Violence Rises In Syria As UN Falters

For nearly a year, Syria's government has sustained a violent crackdown against opposition protesters. The international community has struggled to agree on a unified response, and on Saturday, the latest effort to bring pressure on Syria's leaders fell apart. Host Rachel Martin talks with NPR's Kelly McEvers, who is monitoring developments in Syria.

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RACHEL MARTIN, HOST:

This is WEEKEND EDITION from NPR News. I'm Rachel Martin.

For nearly a year, Syria's government has sustained a violent crackdown against opposition protesters. The international community has struggled to agree on a unified response. And yesterday, the latest effort to bring pressure on Syria's leaders fell apart. Russia and China blocked a U.N. Security Council resolution that would have condemned the Syrian government for attacks against civilians.

U.S. Ambassador Susan Rice said the United States was, quote, "disgusted" by the double veto.

AMBASSADOR SUSAN RICE U.S. TO U.N.: The international community must protect the Syrian people from this abhorrent brutality. But a couple members of this council remain steadfast in their willingness to sell out the Syrian people and shield a craven tyrant.

MARTIN: Coming up, we'll ask Ambassador Rice about that vote and the international community's next move to try to resolve the crisis.

First, NPR's Kelly McEvers is monitoring developments in Syria, where activists report some of the worst violence against protesters since the uprising began. She joins us on the line from Beirut.

Kelly, just before the Security Council vote, Syrian troops launched an offensive on the city of Homs. What more have you learned about that assault?

KELLY MCEVERS, BYLINE: Well, what we know is that it started in the evening. And it was after the usual Friday protests and government troops launched a major offensive on some of the neighborhoods in Homs that have been the most fiercely against the government; neighborhoods that basically are outside of the government control. Neighborhoods where, you know, rebel forces tried to man checkpoints and protect protesters. What we know is that the government launched mortars and rockets on these neighborhoods; that it was an attack on residential areas, and that women and children were among the dead.

MARTIN: The initial death toll was reported to be around 200, even more than 200 people killed. But some have called that number into question. What's the controversy?

MCEVERS: Well, this is the problem with reporting on Syria in general: The Syrian government restricts foreign journalists from entering most of the country, especially areas like Homs which are largely against the government. So it is very difficult for us to independently verify any of the numbers that we use. So what we do instead is we rely on reputable, credible human rights organizations that document the number of dead, and match them up and corroborate those numbers and names.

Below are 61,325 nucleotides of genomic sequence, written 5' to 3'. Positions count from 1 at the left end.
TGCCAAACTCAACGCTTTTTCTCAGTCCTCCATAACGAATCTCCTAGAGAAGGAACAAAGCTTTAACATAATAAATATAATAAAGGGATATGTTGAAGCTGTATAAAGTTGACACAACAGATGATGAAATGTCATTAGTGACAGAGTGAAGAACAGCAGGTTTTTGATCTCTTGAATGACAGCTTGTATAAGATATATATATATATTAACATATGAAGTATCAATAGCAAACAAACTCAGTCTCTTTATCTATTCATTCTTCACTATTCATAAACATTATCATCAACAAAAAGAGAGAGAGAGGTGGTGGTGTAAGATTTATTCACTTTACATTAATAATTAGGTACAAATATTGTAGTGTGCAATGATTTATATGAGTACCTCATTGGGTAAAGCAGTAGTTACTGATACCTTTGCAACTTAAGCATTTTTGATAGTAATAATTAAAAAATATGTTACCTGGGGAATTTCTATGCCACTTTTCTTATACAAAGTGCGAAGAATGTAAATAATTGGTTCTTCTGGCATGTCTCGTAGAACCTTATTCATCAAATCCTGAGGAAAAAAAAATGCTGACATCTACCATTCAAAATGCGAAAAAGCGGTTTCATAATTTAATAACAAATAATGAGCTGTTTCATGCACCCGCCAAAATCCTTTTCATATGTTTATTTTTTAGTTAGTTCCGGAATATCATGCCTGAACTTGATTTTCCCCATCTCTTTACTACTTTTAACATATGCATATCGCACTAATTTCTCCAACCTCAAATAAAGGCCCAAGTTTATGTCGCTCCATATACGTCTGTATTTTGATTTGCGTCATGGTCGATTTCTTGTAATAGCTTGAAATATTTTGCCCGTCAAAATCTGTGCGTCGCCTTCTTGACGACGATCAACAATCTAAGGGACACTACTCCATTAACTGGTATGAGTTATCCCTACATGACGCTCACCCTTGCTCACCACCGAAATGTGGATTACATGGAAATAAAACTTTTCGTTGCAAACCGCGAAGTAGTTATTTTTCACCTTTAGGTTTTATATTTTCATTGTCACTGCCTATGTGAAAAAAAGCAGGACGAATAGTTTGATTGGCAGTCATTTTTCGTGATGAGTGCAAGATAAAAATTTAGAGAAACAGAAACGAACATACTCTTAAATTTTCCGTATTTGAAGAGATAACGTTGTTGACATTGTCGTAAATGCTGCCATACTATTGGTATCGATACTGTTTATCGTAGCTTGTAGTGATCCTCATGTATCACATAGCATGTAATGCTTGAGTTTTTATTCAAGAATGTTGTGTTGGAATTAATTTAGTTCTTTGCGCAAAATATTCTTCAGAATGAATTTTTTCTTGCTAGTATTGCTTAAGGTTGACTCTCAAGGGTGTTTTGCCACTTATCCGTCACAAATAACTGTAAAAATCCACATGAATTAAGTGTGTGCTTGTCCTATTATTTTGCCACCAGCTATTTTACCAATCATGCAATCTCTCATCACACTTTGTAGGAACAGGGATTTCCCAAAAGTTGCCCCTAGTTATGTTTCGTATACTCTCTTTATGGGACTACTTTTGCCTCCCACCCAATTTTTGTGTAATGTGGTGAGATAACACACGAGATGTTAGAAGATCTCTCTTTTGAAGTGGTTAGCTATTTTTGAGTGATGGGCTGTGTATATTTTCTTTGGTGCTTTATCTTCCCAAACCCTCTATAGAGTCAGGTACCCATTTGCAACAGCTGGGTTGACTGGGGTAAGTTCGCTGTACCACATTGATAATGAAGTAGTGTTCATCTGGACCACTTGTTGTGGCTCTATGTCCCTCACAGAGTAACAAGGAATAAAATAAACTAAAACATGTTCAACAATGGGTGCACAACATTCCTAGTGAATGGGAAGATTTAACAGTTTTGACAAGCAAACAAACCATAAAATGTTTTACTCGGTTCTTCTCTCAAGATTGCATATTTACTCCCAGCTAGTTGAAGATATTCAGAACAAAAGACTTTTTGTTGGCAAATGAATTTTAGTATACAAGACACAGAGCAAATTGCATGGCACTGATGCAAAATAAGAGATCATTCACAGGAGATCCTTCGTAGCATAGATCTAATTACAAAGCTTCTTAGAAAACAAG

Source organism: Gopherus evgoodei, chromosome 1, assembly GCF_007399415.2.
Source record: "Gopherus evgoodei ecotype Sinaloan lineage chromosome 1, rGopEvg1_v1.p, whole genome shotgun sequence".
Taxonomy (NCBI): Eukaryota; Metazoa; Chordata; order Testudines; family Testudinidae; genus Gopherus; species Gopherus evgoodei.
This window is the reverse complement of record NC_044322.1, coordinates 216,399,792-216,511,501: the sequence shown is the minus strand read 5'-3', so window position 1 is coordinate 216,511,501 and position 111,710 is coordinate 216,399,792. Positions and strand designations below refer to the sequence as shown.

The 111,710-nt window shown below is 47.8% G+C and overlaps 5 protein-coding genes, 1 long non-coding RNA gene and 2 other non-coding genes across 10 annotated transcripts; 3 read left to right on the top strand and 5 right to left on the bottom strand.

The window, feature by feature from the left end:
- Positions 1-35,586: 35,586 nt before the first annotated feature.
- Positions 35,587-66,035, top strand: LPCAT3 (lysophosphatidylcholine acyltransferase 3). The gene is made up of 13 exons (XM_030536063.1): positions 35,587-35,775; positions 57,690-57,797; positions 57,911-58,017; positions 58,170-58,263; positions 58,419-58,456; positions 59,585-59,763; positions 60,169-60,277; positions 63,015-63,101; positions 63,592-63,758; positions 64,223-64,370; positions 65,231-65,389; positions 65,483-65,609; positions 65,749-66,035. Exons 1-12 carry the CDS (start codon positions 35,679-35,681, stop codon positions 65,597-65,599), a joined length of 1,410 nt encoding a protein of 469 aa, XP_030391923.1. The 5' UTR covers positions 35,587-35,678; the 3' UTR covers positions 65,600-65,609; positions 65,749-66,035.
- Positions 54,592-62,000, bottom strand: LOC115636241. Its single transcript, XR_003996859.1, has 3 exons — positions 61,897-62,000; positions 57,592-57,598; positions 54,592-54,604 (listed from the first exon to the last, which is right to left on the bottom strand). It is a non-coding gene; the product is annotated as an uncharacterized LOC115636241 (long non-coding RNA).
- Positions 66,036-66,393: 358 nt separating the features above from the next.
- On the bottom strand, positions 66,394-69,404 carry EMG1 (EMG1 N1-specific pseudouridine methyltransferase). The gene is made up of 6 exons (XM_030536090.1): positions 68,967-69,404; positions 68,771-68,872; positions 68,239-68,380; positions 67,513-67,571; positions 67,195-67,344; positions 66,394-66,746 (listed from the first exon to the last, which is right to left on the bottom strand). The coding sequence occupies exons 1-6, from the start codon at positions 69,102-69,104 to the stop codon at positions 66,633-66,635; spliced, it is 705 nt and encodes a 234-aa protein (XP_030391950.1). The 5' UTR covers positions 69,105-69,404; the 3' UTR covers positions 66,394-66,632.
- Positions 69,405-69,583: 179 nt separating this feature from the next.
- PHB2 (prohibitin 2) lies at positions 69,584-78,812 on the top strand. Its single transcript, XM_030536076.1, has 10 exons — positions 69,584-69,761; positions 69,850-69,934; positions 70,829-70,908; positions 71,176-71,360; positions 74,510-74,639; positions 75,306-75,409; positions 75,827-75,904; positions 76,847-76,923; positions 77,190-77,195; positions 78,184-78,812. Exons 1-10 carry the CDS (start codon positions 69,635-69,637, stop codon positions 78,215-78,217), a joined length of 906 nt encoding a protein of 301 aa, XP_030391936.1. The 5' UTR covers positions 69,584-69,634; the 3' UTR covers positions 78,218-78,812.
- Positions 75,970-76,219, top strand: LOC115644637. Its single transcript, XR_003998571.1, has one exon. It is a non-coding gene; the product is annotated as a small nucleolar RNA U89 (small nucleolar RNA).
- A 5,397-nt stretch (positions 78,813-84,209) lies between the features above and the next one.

What happens in recent days is that these organizations themselves, because they're aligned with the opposition, have splintered. So, you've got one group saying no, no, no, no, the number was much more than 200. You've got another saying, no, we've got exact numbers at 200. And another group saying that, look, we can only actually verify that the number of dead was about 60 in this offensive. So I mean, that's what's going on right now. You've got some bickering within the opposition groups themselves about exactly what's a verifiable number, a death toll, to use.

MARTIN: So there was this pivotal vote on the U.N. Security Council, Kelly. I imagine this came as somewhat welcomed news for the regime of Bashar al-Assad, Syria's leader?

MCEVERS: Yes, of course. State-run media said that the government welcomed the veto, welcomed the fact that international community has decided not to intervene in the domestic affairs of Syria; that the Syrian government plans to go on with the reforms that it continues to promise to make. It also, of course, called reports about this offensive in Homs completely fabricated.

The regime is also welcoming the foreign minister from Russia in the coming days. Russia has tried to put forth a plan by which the regime and the opposition would enter some kind of dialogue. But on the ground - you talk to opposition leaders - that is something they're not interested in.

MARTIN: And this vote at the U.N. Security Council must've been a blow to the opposition. Where do they go from here? What are their options?

MCEVERS: Yeah, I mean they've been issued statements that basically says this veto gives the regime the license to continue killing unarmed protesters and rebels. What it means now is that the opposition is increasingly looking toward an armed rebellion as the answer. For months and months, this movement kept it peaceful. Then you did see small pockets of armed rebellions in certain places. Now, the gloves are off.

You hear people saying where can I sign up - talking about how to arm the so-called Free Syrian Army. This is the group that's working with the protesters. And you get a sense that it's going to be less about protest and more about an armed guerrilla-style uprising.

MARTIN: NPR's Kelly McEvers in Beirut. Kelly, thanks so much for talking with us.

MCEVERS: You're welcome.

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